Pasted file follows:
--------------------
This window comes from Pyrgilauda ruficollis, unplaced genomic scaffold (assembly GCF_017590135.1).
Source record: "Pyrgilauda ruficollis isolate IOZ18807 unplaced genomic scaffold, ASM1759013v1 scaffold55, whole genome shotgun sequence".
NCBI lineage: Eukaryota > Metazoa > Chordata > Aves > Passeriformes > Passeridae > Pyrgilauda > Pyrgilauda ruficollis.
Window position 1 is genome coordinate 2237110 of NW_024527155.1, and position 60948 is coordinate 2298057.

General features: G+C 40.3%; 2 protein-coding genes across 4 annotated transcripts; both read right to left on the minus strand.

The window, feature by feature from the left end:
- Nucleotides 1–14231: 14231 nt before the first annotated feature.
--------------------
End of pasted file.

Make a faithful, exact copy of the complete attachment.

This window comes from Pyrgilauda ruficollis, unplaced genomic scaffold (assembly GCF_017590135.1).
Source record: "Pyrgilauda ruficollis isolate IOZ18807 unplaced genomic scaffold, ASM1759013v1 scaffold55, whole genome shotgun sequence".
NCBI lineage: Eukaryota > Metazoa > Chordata > Aves > Passeriformes > Passeridae > Pyrgilauda > Pyrgilauda ruficollis.
Window position 1 is genome coordinate 2237110 of NW_024527155.1, and position 60948 is coordinate 2298057.

General features: G+C 40.3%; 2 protein-coding genes across 4 annotated transcripts; both read right to left on the minus strand.

The window, feature by feature from the left end:
- Nucleotides 1–14231: 14231 nt before the first annotated feature.